Reflection on All Saints Day

Reflection on All Saints Day

November 3, 2019 — Rev. Paula Norbert

 

Last Friday, the day after Halloween, was All Saints Day, when the Christian church has historically honored those who have died as witnesses to their faith.

All Saints Day originated sometime in the 4th Century, most likely in Ireland, and was originally celebrated on the first Sunday after Pentecost. During the 800’s the date of the celebration of All Saints was moved to November 1 to be celebrated by the whole church.  In the early centuries, there were many thousands of early Christian martyrs, and over the years there have been countless others who have lost their lives as they sought to live out their beliefs.  On November 2nd, communities began to commemorate All Soul’s Day as a time to remember all of the faithful departed.   This practice may date to the 6th century, so these traditions have a long history. And we know that every culture has its own ways of remembering loved ones who have died.

In the memoir entitled, Lament for a Son, author Nicholas Wolterstorff writes about his journey of loss following the death of his twenty-five-year-old son, Eric, in a mountain climbing accident in Austria. In the book, he speaks about what made his son unique and uses a beautiful word, inscape, to highlight this.  The term inscape refers to the unique inner quality of a person.  Wolsterstorff writes about the beautiful qualities of his son, about his personality, his desire to explore and take risks, the many things he will miss about this one child, and of course, the pain this causes him. I know that we can all relate to this, that in each loss, something unique and unrepeatable has gone from our lives.  Each of us possess unique inner qualities and at a time of loss, we are mindful of the things we will most miss about the one who is now gone from our lives.  As you might imagine, Wolsterorff   really struggled to understand the loss of his son, taken too soon.  While each loss causes different kinds of grief, most people find a great deal more acceptance in the loss of someone who has lived a full life.  And yet, even then, we may feel that we still have not had quite enough time with them.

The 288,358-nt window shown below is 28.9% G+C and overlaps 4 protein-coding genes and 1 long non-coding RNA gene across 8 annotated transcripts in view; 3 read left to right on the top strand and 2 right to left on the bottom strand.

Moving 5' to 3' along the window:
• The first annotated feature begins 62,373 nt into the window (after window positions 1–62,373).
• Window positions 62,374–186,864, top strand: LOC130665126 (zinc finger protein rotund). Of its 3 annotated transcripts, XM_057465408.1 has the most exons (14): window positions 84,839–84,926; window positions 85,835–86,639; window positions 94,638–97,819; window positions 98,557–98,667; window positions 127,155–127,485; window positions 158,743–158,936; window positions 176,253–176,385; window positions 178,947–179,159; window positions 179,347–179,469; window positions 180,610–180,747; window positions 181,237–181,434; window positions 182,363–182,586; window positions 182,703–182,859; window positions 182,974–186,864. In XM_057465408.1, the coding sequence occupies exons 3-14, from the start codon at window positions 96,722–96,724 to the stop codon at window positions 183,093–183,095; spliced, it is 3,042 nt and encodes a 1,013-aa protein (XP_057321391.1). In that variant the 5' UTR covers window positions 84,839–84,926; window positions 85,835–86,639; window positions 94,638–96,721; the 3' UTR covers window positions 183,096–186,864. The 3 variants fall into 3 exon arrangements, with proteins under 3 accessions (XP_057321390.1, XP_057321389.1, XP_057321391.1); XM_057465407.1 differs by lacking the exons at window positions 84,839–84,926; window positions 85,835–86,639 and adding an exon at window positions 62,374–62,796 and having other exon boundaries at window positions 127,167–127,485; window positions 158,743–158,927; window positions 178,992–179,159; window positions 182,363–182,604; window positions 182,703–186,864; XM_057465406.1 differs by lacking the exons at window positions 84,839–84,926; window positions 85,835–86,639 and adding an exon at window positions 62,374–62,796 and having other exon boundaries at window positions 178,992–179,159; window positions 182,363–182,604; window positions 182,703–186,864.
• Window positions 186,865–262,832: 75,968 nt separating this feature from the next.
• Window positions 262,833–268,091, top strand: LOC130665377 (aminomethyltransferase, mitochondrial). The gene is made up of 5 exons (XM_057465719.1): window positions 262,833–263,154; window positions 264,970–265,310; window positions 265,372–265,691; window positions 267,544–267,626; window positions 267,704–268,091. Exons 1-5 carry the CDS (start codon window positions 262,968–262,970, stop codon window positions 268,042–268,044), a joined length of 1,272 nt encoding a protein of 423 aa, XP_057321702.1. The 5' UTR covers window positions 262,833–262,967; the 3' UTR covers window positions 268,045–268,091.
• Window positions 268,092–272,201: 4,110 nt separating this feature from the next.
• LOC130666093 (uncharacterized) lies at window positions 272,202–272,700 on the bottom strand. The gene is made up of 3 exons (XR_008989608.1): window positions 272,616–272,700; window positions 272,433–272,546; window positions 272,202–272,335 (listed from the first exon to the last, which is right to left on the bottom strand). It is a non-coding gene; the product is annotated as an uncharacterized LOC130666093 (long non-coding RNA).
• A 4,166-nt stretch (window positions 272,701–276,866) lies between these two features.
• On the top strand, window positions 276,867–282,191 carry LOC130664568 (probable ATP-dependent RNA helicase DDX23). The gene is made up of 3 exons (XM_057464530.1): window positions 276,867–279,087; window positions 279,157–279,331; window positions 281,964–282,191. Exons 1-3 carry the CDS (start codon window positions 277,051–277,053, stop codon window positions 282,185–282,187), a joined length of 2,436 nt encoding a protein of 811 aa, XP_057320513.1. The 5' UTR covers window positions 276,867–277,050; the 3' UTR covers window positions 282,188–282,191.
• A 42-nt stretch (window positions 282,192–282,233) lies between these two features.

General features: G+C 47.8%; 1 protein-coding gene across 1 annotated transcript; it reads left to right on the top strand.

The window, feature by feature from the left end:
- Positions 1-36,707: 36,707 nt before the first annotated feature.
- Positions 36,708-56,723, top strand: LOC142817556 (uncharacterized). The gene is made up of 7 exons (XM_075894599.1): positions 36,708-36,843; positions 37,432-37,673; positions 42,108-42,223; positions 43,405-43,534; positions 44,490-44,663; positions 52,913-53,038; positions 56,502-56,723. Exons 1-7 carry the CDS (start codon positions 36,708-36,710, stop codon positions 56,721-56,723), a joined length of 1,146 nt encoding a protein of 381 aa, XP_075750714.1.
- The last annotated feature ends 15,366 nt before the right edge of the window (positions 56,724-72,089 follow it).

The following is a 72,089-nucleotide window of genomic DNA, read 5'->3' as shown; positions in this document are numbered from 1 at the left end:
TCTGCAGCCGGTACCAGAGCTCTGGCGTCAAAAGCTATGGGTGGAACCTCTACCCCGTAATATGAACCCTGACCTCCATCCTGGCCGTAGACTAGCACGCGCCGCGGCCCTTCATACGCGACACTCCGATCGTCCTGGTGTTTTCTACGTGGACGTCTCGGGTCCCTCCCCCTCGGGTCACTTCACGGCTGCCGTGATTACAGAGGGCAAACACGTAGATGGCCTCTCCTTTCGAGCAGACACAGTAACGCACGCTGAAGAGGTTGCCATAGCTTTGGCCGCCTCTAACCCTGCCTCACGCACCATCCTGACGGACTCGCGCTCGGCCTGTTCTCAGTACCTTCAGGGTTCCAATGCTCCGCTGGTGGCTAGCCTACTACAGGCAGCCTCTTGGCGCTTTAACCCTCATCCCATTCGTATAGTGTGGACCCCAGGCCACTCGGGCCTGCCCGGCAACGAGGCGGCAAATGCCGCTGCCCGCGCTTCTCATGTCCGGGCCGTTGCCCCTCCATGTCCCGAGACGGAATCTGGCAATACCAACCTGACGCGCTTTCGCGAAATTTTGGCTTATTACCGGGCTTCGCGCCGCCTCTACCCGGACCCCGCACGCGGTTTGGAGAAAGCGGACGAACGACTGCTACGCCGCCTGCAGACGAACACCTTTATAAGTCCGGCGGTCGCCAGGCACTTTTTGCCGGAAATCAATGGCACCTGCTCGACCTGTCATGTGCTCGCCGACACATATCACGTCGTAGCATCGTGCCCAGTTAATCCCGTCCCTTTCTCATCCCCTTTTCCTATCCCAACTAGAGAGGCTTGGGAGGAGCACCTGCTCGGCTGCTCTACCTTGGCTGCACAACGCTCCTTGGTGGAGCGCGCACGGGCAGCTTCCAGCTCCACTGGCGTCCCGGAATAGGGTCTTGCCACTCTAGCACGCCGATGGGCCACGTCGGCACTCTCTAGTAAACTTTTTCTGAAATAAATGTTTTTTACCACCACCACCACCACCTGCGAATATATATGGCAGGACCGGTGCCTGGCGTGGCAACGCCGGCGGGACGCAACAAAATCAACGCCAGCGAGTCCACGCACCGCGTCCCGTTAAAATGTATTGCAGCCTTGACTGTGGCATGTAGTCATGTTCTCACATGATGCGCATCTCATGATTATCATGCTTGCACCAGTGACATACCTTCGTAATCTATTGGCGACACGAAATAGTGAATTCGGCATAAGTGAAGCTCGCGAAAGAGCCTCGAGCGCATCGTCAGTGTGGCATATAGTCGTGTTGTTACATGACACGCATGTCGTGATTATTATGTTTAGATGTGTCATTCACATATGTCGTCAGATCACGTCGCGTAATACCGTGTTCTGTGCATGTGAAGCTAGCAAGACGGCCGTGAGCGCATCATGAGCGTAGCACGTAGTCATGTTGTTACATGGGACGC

In a wonderful reflection this week by Glenn McDonald, shared with me by Bob Sherman, McDonald writes, “This is a day to remember the people who have gone before us – whose names we may even have forgotten – whose voices still speak and whose encouragements keep us going when we want to throw in the towel.

Author Joyce Landorf calls them “Balcony People.”  Balcony People may be gone, but by God’s grace they are still rooting for us.  Imagine the key people from your earliest years, applauding you from the upper row of the “balcony” while you remain on the stage, playing out the drama of your life.

Every now and then you can hear the voice of a teacher who believed in you.   And the grandmother who spoke life back into you when you thought you would never survive the heartache of that break-up.  And the coach whose insistence on excellence drove you crazy – something you now realize changed your life for the better. It’s easy to lose heart in a hope-crushing world.  But our Balcony People never stop saying, “Be resilient.  Persevere.  This is no time to quit.”

Landorf warns us not to listen to an alternative set of voices in our lives: the Basement People. Basement People – whether living or dead, whether accidentally or intentionally – cause us to lose sight of our purpose and resolve.  They drain our desire to keep putting one foot in front of the other.

You’ll always be depressed.  You don’t have a creative bone in your body.  You’ll never lose weight.  Why can’t you be more like your sister?  You should be ashamed.   Those are the voices of doubt and intimidation.  But we don’t have to listen to them.

All Saints’ Day is our annual reminder to do what we can choose to do every day: thank God for those who have poured their time, their energy, and their kindness into our lives – and to resolve that we will not fail to do the same for the next generation.   Rituals help us to remember, to lift up the names of those whom we have lost and to pause and give thanks for the unique qualities they have brought into our lives.  Today, we are invited to participate in that centuries-old tradition, to remember those who have graced our lives and to thank God for the gifts they have given to us on the journey of life.